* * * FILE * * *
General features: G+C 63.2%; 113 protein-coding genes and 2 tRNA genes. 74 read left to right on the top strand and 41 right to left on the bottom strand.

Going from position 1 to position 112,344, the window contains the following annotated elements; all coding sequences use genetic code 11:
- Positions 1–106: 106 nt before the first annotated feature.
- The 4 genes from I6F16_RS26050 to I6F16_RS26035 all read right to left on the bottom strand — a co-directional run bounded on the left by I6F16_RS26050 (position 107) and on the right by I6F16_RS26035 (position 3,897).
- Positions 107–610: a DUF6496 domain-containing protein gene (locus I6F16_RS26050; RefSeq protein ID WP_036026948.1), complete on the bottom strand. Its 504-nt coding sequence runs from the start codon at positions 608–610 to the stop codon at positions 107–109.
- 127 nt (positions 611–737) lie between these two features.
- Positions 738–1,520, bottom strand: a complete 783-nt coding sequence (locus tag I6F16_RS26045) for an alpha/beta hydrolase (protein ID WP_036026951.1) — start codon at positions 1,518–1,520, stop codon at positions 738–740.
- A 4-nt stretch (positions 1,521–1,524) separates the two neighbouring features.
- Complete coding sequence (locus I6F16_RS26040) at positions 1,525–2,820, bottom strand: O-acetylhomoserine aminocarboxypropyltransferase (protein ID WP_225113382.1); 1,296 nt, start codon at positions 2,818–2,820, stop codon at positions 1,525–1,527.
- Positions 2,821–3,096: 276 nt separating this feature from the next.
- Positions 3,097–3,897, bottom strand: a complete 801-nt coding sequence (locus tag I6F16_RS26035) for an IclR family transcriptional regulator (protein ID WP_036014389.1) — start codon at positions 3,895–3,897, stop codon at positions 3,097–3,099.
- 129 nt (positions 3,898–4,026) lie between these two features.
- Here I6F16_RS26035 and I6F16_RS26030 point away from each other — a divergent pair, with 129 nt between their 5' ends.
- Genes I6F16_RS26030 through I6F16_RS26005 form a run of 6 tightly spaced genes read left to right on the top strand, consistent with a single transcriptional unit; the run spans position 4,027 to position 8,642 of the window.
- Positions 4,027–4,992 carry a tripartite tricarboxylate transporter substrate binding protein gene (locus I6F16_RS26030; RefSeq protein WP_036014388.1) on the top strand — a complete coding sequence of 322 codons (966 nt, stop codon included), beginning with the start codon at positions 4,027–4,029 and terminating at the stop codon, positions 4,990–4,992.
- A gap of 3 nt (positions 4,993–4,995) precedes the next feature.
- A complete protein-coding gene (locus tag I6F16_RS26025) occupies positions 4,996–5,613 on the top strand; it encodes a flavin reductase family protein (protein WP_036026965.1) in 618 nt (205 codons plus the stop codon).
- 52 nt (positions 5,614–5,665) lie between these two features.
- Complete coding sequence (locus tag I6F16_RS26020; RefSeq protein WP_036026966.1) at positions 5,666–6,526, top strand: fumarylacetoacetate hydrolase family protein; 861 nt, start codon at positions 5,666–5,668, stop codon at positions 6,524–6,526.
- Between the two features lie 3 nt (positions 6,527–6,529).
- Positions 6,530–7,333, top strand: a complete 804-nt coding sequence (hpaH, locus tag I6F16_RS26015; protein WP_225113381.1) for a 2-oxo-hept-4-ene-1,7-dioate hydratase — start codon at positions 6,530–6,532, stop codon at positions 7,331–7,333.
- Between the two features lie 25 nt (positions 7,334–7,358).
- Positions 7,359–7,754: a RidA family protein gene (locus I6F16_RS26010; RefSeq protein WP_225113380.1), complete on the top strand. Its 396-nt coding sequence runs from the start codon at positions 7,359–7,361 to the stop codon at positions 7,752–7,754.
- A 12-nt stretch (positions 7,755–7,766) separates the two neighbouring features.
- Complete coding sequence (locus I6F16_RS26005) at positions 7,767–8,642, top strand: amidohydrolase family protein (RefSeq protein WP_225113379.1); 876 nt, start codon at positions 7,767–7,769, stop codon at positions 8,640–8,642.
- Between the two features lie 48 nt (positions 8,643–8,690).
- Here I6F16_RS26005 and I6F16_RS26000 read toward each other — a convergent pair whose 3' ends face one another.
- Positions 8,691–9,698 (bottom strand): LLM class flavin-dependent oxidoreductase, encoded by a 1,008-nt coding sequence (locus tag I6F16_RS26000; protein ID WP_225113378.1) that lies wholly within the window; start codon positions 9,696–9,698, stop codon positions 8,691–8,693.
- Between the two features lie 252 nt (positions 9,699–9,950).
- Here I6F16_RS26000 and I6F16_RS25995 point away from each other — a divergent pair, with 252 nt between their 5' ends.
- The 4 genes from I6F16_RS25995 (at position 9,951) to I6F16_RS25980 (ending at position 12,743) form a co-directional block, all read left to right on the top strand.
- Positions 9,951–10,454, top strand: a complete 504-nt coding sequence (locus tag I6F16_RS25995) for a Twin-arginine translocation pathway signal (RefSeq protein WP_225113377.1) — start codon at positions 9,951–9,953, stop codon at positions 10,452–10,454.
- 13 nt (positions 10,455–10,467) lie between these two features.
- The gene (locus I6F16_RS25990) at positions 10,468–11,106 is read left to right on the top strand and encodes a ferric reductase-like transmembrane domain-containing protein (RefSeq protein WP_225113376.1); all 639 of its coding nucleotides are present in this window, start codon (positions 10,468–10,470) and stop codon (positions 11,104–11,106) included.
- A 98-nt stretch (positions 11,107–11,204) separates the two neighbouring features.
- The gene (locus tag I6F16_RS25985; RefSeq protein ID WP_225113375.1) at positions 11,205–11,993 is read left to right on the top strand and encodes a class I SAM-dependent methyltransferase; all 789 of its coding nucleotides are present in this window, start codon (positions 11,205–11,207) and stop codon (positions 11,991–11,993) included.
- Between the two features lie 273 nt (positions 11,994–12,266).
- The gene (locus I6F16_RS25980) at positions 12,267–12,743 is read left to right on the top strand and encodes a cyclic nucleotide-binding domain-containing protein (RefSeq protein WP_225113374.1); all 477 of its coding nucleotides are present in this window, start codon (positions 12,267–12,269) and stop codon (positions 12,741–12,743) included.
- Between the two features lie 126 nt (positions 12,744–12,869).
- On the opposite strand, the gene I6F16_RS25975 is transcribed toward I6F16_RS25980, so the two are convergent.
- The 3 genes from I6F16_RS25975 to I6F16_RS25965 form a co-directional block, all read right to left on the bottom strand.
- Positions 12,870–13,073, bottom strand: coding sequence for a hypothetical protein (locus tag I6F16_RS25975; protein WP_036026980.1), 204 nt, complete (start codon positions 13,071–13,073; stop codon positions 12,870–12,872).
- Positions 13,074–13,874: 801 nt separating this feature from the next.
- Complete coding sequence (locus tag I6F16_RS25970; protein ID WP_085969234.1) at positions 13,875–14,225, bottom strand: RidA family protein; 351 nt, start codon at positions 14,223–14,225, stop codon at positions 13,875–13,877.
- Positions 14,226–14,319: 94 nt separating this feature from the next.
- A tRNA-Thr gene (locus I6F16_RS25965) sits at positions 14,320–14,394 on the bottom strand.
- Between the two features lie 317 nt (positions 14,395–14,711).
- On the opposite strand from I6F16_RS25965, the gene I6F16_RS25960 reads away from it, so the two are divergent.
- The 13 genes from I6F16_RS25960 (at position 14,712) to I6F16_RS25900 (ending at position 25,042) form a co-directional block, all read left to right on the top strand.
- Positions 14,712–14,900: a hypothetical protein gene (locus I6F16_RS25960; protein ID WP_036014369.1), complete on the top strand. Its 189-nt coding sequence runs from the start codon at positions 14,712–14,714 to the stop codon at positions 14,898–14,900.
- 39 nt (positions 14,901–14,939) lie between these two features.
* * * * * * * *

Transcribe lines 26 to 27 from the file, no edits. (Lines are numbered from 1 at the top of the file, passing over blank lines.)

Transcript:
- Between the two features lie 48 nt (positions 8,643–8,690).
- Here I6F16_RS26005 and I6F16_RS26000 read toward each other — a convergent pair whose 3' ends face one another.